This week’s travel dream: Stretching the dollar in South Africa
The rand has lost at least a third of its value in recent months, and the coastal city of Cape Town—"part Alaska, part Big Sur, but always African”—is especially cheap.
South Africa and “affordability” don’t usually go hand in hand, said Joshua Hammer in The New York Times. But for the “budget-conscious, outdoor-loving American traveler,” the country has suddenly become an “affordable luxury.” The country’s currency, the rand, has lost at least a third of its value in recent months, and the coastal city of Cape Town is especially cheap. “Part Alaska, part Big Sur, but always African,” Cape Town has long been South Africa’s biggest draw, a cosmopolitan city dropped on the edge of the country’s vast “wildness.” For nature lovers, this “patch of wind-whipped scrubland and mountain at the bottom of the world” is nothing short of a dream.
Just outside the city limits are the “deep green” suburbs of Bishopscourt, Newlands, and Claremont. They make a colorful entryway into Kirstensbosch, the national botanical gardens, and the “iconic massif” of Table Mountain. Because the “heavily forested eastern facade” of Table Mountain brings more rainfall to this section of Cape Town, the ground bursts with bougainvillea, frangipani, date palms, and other semitropical plants. Wander past “manicured lawns” and gardens before hiking through the “tangle of forest” clinging to the mountain’s “rough sandstone face.” Next, head south to ride on horseback along the Atlantic at Noordhoek Beach, a five-mile strip of white sand “thick with seagulls, cormorants, and black oystercatchers.” Or dive for lobsters in Simon’s Town, the southernmost town on the Cape Peninsula and home to a colony of African Penguins.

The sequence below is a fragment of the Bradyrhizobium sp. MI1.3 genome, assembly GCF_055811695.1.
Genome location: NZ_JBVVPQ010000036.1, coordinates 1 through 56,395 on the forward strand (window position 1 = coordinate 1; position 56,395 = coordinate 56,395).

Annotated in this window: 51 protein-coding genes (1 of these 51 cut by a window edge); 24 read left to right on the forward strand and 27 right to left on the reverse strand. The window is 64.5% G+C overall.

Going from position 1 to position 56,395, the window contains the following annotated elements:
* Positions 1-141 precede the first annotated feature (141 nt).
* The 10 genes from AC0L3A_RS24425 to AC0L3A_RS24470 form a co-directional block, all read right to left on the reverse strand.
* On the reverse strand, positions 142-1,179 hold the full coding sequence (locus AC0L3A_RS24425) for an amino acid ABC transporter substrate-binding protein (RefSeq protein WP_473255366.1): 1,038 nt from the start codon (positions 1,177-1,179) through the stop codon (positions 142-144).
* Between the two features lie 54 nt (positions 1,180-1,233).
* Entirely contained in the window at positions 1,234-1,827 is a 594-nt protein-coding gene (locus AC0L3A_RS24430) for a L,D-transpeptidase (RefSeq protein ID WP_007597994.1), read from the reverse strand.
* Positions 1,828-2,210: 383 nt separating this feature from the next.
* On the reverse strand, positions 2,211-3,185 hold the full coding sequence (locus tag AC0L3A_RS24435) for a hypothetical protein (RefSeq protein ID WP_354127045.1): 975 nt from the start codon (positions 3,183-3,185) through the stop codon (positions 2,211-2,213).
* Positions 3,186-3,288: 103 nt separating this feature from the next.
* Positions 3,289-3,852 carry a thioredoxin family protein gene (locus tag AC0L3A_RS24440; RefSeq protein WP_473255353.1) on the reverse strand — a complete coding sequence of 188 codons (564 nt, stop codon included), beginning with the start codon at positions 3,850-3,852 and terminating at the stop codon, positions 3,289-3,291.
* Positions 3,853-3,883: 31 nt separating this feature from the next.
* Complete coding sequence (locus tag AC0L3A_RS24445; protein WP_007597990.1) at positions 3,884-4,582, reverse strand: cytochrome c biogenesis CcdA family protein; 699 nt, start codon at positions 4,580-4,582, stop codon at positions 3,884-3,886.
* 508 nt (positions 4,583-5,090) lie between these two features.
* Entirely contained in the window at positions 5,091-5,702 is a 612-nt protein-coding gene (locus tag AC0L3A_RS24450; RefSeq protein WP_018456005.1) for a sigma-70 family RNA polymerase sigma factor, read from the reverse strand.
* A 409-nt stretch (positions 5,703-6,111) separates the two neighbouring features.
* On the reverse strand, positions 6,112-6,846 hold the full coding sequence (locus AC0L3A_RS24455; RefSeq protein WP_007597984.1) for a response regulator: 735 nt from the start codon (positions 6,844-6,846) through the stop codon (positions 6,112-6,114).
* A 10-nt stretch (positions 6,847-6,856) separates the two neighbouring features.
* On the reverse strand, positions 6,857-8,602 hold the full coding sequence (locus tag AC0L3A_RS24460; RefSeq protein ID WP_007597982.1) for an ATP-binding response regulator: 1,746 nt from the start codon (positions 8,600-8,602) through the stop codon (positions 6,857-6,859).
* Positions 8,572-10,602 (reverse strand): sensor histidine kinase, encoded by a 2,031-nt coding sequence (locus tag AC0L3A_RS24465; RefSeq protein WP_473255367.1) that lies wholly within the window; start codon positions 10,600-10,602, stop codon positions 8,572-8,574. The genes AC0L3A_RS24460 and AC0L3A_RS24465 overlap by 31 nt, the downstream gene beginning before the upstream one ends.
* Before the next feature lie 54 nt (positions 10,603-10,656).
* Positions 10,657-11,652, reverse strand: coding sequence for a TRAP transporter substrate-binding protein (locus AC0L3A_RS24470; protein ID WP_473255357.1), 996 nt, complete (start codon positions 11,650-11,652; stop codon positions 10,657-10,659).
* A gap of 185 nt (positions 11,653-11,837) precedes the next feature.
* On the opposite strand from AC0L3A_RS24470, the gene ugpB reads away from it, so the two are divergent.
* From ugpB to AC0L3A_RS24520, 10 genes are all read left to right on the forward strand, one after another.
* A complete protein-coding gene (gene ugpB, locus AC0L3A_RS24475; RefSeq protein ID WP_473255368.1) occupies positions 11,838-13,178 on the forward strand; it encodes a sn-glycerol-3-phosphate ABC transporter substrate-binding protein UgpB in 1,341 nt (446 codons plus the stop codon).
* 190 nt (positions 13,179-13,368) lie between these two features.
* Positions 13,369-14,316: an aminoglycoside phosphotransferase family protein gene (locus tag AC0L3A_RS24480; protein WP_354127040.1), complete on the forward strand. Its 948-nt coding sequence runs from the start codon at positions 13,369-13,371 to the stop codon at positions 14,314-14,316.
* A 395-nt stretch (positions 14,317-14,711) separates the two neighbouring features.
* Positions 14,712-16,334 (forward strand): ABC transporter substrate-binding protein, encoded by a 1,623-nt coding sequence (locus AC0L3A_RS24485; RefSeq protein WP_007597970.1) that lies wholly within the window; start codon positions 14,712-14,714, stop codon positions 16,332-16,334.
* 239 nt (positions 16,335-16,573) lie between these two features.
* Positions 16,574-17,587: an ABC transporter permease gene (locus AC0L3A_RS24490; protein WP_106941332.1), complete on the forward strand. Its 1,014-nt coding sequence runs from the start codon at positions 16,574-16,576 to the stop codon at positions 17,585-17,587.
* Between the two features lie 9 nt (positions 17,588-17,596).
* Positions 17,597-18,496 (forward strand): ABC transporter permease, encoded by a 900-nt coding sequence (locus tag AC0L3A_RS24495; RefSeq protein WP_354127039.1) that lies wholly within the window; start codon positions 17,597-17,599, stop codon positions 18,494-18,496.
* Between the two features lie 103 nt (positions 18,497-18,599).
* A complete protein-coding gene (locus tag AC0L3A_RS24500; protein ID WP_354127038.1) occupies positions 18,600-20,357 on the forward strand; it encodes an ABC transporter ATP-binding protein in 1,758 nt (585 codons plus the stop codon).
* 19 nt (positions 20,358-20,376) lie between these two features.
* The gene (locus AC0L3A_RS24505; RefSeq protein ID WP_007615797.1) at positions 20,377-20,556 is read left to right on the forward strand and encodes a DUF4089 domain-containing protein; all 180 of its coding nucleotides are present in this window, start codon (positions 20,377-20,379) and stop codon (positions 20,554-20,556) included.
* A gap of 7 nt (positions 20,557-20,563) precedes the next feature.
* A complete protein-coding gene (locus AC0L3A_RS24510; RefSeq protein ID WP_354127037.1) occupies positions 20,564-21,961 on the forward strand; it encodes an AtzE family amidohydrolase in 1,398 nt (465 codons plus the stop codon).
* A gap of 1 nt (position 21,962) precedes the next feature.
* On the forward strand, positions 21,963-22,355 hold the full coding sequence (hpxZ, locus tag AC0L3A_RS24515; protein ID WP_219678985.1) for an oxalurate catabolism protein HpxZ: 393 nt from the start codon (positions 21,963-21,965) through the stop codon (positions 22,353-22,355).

If you come empty-handed, Noordhoek’s Foodbarn serves a “superb lunch.” For less than $25, feast on “grilled salmon on a bed of crushed Nicola potato with cream of garlic and cinnamon oil.” The exquisite mix of Provençal, Moroccan, Middle Eastern, and pan-Asian cuisine at the “thatched-roof” restaurant has made it the city’s “most talked-about bistro.” The evening can be capped off with a stay at Constantia on Cape Town’s historic wine route, usually a “splurge” but now a deal at just $250 a night. You can guiltlessly unwind in an “elegantly furnished” suite built around lawns and bamboo gardens or take a dip in a “private mini-swimming pool in the tiled courtyard outside every room.” In a land this fertile with riches, “shameless self-indulgence” comes easily.Contact: Southafrica.net